What is this tragic-comedy telling us? Invitation is the principle judgment in this parable. Notice, “Nobody is kicked out who wasn’t already in.   Hell may be an option; but if it is, it is only one that we chose after we had already been invited to the heavenly dance. The first Guests are worthy.  They just wouldn’t come. Their unacceptance was the issue. The Replacement guests become guests by accepting the invitation. The man without a garment wouldn’t accept or even speak and out he goes.  The King insists on dragging everybody and their brothers to the party.  Everyone is a member of the wedding party and is only shown the door AFTER they were invited in.

GRACE is the only basis of entrance into the Kingdom …Nothing can separate us from the love of God in Christ Jesus EXCEPT our unwillingness to accept his INVITATION. The difference between the blessed and the cursed in one thing and one thing only: the blessed accept their acceptance and the cursed reject it; but the acceptance is a done deal for both groups before either does anything about it.


Here in the epilogue, [following my device to the end] in the serial reading from Philippians, Paul writes from the perspective of one who has said yes to the heavenly banquet.  “Do not worry about anything, but in everything by prayer and supplication with thanksgiving let your requests be made known to God.  And the peace of God, which surpasses all understanding, will guard your hearts and your minds in Christ Jesus. … I have learned to be content with whatever I have. [That sounds un-American]  I know what it is to have little and I know what it is to have plenty.  I can do all things through him who strengthens me.”



·        We begin to relax in the comic “joke” that what we have always been told about who is in and who is out just isn’t so.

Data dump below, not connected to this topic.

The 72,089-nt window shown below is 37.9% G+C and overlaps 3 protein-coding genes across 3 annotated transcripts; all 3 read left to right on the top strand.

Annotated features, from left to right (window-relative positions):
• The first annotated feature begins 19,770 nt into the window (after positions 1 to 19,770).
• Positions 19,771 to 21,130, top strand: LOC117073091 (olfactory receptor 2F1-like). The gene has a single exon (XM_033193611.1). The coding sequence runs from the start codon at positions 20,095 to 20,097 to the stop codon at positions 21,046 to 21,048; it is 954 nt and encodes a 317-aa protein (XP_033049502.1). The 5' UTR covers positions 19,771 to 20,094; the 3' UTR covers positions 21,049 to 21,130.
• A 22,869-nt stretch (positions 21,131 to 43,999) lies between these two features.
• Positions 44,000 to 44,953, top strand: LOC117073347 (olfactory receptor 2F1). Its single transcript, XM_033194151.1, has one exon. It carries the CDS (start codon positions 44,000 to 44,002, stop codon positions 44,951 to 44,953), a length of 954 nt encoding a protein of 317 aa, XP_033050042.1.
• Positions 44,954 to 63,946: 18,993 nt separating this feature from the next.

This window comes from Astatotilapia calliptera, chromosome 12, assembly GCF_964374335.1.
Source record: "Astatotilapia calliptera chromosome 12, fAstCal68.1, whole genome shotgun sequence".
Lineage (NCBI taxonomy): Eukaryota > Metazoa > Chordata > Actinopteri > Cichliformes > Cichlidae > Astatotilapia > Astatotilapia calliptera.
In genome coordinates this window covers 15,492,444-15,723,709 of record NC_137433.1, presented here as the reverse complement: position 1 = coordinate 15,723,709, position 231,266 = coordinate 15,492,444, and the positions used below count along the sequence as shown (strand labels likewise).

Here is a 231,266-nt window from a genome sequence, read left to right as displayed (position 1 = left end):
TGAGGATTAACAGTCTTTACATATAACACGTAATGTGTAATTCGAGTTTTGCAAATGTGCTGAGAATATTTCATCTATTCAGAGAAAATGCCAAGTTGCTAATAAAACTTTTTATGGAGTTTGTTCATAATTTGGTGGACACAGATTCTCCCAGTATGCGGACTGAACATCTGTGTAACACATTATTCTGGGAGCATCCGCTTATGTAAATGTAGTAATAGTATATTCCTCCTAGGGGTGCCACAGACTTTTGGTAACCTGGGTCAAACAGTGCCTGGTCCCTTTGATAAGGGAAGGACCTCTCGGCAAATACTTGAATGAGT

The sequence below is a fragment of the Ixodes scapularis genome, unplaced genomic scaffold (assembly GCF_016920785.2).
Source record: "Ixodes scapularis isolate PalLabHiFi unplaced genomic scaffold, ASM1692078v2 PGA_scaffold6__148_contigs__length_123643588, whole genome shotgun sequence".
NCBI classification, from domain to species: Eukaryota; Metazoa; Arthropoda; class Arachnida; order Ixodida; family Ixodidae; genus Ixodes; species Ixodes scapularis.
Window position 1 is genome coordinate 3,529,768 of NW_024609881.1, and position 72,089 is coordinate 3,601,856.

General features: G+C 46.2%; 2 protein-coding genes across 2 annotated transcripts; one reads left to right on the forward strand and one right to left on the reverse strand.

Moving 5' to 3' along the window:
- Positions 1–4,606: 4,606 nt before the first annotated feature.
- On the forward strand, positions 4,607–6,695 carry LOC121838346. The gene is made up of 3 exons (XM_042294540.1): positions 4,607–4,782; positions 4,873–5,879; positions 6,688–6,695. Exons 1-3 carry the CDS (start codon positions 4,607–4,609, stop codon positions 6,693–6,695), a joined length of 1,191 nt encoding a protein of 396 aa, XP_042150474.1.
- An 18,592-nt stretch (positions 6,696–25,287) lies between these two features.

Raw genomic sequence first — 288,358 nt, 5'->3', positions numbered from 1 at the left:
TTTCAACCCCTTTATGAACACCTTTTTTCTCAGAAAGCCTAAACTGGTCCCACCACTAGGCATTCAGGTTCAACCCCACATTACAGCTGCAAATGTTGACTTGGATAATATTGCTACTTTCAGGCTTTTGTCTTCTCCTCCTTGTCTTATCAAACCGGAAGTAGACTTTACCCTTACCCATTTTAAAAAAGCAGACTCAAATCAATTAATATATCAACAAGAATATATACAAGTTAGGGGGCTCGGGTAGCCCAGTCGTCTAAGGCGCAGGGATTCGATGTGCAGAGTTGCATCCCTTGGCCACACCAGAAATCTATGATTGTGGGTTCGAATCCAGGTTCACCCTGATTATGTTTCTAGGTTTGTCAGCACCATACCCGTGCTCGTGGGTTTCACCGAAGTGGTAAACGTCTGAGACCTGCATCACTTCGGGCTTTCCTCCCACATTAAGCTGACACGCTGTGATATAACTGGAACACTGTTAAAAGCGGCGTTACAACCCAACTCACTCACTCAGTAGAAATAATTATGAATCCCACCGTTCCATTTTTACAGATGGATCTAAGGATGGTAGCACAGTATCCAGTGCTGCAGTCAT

·        The tragedy is if we continue to believe the advance publicity of the tragedy that the world is rehearsing.

Let’s relax; this show isn’t a tragedy after all.

Yes, Jesus does die, really dead, on the cross. It’s not stage make-up and fake blood. He’s dead, really dead.  That would be a tragedy, if that were the end of the production.  But it isn’t.  God raised Jesus from the dead. That same resurrection is ours, if we’ll just take it.

It is essential that we learn this and explain to our children from the beginning that the tragedy the world is staging is not our story. This is particularly true in these days. We cannot place our ultimate trust in the market or in any human economy.  We are the people of the resurrection, who get the cosmic joke that Christ has died, Christ is risen, and Christ will come again. Our children and anyone need to be reminded, as do we, that life is rich, complicated and dangerous – but it need not end in tragedy.  Let’s teach each other to laugh and be playful for we are people of the heavenly dance.

Therefore, above all things let us proclaim that things are not necessarily as they appear. Let us not be defined by circumstances we find ourselves in today. Today is not the end of the story. The story ends at party God is giving and all that is required is that we accept the invitation and show up.